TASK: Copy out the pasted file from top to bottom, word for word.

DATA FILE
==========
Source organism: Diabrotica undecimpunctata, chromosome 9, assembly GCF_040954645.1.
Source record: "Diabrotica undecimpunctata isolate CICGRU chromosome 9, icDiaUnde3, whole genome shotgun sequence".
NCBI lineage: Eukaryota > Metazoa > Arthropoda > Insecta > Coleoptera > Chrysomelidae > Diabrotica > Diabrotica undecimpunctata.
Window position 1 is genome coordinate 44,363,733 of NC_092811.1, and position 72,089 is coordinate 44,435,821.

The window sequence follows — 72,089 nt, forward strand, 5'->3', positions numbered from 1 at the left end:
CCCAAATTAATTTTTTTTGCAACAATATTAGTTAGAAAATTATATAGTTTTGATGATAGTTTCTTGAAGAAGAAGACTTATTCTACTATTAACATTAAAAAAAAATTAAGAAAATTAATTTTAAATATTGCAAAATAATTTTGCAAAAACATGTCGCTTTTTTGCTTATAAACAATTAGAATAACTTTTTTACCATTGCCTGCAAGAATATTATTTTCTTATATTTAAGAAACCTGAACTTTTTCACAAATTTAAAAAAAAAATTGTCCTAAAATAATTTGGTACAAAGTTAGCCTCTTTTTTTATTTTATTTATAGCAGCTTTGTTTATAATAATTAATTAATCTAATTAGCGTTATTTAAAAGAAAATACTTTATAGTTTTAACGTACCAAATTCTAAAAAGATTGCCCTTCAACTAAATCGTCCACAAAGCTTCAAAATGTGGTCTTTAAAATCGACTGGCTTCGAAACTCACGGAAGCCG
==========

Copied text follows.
Source organism: Diabrotica undecimpunctata, chromosome 9, assembly GCF_040954645.1.
Source record: "Diabrotica undecimpunctata isolate CICGRU chromosome 9, icDiaUnde3, whole genome shotgun sequence".
NCBI lineage: Eukaryota > Metazoa > Arthropoda > Insecta > Coleoptera > Chrysomelidae > Diabrotica > Diabrotica undecimpunctata.
Window position 1 is genome coordinate 44,363,733 of NC_092811.1, and position 72,089 is coordinate 44,435,821.

The window sequence follows — 72,089 nt, forward strand, 5'->3', positions numbered from 1 at the left end:
CCCAAATTAATTTTTTTTGCAACAATATTAGTTAGAAAATTATATAGTTTTGATGATAGTTTCTTGAAGAAGAAGACTTATTCTACTATTAACATTAAAAAAAAATTAAGAAAATTAATTTTAAATATTGCAAAATAATTTTGCAAAAACATGTCGCTTTTTTGCTTATAAACAATTAGAATAACTTTTTTACCATTGCCTGCAAGAATATTATTTTCTTATATTTAAGAAACCTGAACTTTTTCACAAATTTAAAAAAAAAATTGTCCTAAAATAATTTGGTACAAAGTTAGCCTCTTTTTTTATTTTATTTATAGCAGCTTTGTTTATAATAATTAATTAATCTAATTAGCGTTATTTAAAAGAAAATACTTTATAGTTTTAACGTACCAAATTCTAAAAAGATTGCCCTTCAACTAAATCGTCCACAAAGCTTCAAAATGTGGTCTTTAAAATCGACTGGCTTCGAAACTCACGGAAGCCG